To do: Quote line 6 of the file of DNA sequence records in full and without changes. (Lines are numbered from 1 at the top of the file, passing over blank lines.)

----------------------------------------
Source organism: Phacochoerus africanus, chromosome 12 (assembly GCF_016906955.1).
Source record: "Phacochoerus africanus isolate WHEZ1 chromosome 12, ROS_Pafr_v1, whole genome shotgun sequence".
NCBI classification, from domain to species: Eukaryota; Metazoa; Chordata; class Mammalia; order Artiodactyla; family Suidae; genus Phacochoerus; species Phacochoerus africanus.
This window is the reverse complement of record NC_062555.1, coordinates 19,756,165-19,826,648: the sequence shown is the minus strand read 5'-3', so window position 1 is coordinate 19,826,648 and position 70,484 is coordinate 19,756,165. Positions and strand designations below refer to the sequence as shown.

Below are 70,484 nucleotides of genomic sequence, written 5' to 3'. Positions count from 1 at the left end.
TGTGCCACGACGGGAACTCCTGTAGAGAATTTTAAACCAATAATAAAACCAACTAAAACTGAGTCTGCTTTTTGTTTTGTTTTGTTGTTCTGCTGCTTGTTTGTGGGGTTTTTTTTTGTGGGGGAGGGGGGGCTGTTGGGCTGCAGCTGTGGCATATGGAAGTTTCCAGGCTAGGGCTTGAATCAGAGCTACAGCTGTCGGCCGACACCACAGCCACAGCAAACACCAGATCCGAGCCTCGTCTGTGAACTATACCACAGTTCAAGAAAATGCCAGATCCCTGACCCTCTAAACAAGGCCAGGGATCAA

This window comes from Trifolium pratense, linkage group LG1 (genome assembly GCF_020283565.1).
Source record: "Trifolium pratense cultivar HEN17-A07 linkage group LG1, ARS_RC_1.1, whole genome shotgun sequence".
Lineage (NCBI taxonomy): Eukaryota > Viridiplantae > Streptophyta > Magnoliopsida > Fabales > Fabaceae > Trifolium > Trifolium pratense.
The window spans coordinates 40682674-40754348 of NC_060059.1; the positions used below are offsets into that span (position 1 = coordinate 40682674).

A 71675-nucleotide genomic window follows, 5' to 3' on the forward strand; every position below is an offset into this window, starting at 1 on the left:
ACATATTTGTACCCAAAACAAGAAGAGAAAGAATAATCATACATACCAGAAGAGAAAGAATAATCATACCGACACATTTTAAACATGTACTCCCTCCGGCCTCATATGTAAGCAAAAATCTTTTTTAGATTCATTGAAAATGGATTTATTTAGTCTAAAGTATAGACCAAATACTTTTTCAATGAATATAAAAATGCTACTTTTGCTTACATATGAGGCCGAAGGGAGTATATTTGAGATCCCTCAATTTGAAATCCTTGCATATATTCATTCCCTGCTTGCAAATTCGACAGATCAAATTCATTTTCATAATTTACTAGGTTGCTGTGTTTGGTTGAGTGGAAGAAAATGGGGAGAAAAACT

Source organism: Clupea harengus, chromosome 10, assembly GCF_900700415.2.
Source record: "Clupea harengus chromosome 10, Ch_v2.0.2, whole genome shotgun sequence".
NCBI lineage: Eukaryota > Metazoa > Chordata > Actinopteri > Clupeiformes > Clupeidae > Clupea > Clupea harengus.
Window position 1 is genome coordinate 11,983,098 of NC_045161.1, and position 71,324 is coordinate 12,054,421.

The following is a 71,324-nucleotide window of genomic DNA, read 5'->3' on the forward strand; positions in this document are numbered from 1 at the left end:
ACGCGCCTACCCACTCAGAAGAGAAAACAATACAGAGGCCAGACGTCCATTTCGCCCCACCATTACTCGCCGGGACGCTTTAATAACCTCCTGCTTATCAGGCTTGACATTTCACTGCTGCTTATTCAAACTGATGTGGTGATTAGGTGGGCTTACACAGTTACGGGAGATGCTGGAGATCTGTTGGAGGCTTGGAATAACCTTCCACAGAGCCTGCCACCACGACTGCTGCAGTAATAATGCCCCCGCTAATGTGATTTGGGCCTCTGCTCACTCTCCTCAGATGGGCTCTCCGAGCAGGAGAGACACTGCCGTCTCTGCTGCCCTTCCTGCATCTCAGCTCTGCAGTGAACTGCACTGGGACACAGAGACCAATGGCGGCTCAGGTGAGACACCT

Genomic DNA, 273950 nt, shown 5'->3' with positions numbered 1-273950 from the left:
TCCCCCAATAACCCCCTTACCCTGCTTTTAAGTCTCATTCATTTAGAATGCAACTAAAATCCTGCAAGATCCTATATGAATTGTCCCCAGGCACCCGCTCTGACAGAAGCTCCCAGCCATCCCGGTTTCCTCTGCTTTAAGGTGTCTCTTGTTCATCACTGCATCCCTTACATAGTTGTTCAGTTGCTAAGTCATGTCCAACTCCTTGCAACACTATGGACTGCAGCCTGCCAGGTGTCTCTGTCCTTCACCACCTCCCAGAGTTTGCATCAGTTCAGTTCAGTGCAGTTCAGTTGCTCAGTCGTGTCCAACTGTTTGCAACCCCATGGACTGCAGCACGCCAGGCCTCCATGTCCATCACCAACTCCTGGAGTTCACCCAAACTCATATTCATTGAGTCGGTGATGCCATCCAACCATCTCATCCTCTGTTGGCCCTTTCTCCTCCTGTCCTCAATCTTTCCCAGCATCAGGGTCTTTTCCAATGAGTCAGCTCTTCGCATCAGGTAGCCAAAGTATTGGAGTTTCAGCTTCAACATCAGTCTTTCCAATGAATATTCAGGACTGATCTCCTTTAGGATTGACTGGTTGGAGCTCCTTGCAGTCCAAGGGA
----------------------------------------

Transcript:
TGTGCCACGACGGGAACTCCTGTAGAGAATTTTAAACCAATAATAAAACCAACTAAAACTGAGTCTGCTTTTTGTTTTGTTTTGTTGTTCTGCTGCTTGTTTGTGGGGTTTTTTTTTGTGGGGGAGGGGGGGCTGTTGGGCTGCAGCTGTGGCATATGGAAGTTTCCAGGCTAGGGCTTGAATCAGAGCTACAGCTGTCGGCCGACACCACAGCCACAGCAAACACCAGATCCGAGCCTCGTCTGTGAACTATACCACAGTTCAAGAAAATGCCAGATCCCTGACCCTCTAAACAAGGCCAGGGATCAA